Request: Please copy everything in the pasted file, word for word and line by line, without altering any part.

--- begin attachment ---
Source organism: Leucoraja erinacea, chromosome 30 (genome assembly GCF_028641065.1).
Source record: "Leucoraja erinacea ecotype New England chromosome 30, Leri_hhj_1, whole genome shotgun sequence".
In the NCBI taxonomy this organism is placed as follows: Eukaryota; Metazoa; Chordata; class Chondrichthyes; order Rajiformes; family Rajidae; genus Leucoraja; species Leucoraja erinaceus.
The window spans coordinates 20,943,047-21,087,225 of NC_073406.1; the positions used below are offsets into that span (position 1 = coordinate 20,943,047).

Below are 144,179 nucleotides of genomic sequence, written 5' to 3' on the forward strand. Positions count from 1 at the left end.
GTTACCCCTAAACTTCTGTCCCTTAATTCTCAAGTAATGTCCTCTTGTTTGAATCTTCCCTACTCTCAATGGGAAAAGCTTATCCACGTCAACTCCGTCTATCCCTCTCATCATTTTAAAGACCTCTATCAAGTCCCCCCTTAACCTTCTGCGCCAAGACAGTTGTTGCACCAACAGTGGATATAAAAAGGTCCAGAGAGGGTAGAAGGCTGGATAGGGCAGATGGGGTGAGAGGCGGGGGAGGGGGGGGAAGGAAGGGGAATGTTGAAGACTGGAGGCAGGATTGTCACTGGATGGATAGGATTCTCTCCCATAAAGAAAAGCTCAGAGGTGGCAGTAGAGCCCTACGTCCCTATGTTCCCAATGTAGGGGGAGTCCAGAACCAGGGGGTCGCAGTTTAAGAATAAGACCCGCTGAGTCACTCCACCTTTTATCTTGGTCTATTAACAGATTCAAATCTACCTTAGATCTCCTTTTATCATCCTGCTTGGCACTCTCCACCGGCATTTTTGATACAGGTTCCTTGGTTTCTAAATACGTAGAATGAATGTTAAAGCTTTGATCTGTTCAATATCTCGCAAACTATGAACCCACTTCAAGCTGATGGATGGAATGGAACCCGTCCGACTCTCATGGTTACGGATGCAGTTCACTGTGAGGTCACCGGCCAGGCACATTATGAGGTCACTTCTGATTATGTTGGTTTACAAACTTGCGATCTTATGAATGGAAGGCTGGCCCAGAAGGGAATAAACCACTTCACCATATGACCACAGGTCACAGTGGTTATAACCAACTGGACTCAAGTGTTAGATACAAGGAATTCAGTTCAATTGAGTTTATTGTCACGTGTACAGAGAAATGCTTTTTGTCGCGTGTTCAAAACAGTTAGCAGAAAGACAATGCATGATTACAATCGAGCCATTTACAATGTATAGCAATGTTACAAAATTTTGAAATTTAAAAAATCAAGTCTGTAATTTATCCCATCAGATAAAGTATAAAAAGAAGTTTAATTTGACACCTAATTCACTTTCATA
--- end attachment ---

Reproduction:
Source organism: Leucoraja erinacea, chromosome 30 (genome assembly GCF_028641065.1).
Source record: "Leucoraja erinacea ecotype New England chromosome 30, Leri_hhj_1, whole genome shotgun sequence".
In the NCBI taxonomy this organism is placed as follows: Eukaryota; Metazoa; Chordata; class Chondrichthyes; order Rajiformes; family Rajidae; genus Leucoraja; species Leucoraja erinaceus.
The window spans coordinates 20,943,047-21,087,225 of NC_073406.1; the positions used below are offsets into that span (position 1 = coordinate 20,943,047).

Below are 144,179 nucleotides of genomic sequence, written 5' to 3' on the forward strand. Positions count from 1 at the left end.
GTTACCCCTAAACTTCTGTCCCTTAATTCTCAAGTAATGTCCTCTTGTTTGAATCTTCCCTACTCTCAATGGGAAAAGCTTATCCACGTCAACTCCGTCTATCCCTCTCATCATTTTAAAGACCTCTATCAAGTCCCCCCTTAACCTTCTGCGCCAAGACAGTTGTTGCACCAACAGTGGATATAAAAAGGTCCAGAGAGGGTAGAAGGCTGGATAGGGCAGATGGGGTGAGAGGCGGGGGAGGGGGGGGAAGGAAGGGGAATGTTGAAGACTGGAGGCAGGATTGTCACTGGATGGATAGGATTCTCTCCCATAAAGAAAAGCTCAGAGGTGGCAGTAGAGCCCTACGTCCCTATGTTCCCAATGTAGGGGGAGTCCAGAACCAGGGGGTCGCAGTTTAAGAATAAGACCCGCTGAGTCACTCCACCTTTTATCTTGGTCTATTAACAGATTCAAATCTACCTTAGATCTCCTTTTATCATCCTGCTTGGCACTCTCCACCGGCATTTTTGATACAGGTTCCTTGGTTTCTAAATACGTAGAATGAATGTTAAAGCTTTGATCTGTTCAATATCTCGCAAACTATGAACCCACTTCAAGCTGATGGATGGAATGGAACCCGTCCGACTCTCATGGTTACGGATGCAGTTCACTGTGAGGTCACCGGCCAGGCACATTATGAGGTCACTTCTGATTATGTTGGTTTACAAACTTGCGATCTTATGAATGGAAGGCTGGCCCAGAAGGGAATAAACCACTTCACCATATGACCACAGGTCACAGTGGTTATAACCAACTGGACTCAAGTGTTAGATACAAGGAATTCAGTTCAATTGAGTTTATTGTCACGTGTACAGAGAAATGCTTTTTGTCGCGTGTTCAAAACAGTTAGCAGAAAGACAATGCATGATTACAATCGAGCCATTTACAATGTATAGCAATGTTACAAAATTTTGAAATTTAAAAAATCAAGTCTGTAATTTATCCCATCAGATAAAGTATAAAAAGAAGTTTAATTTGACACCTAATTCACTTTCATA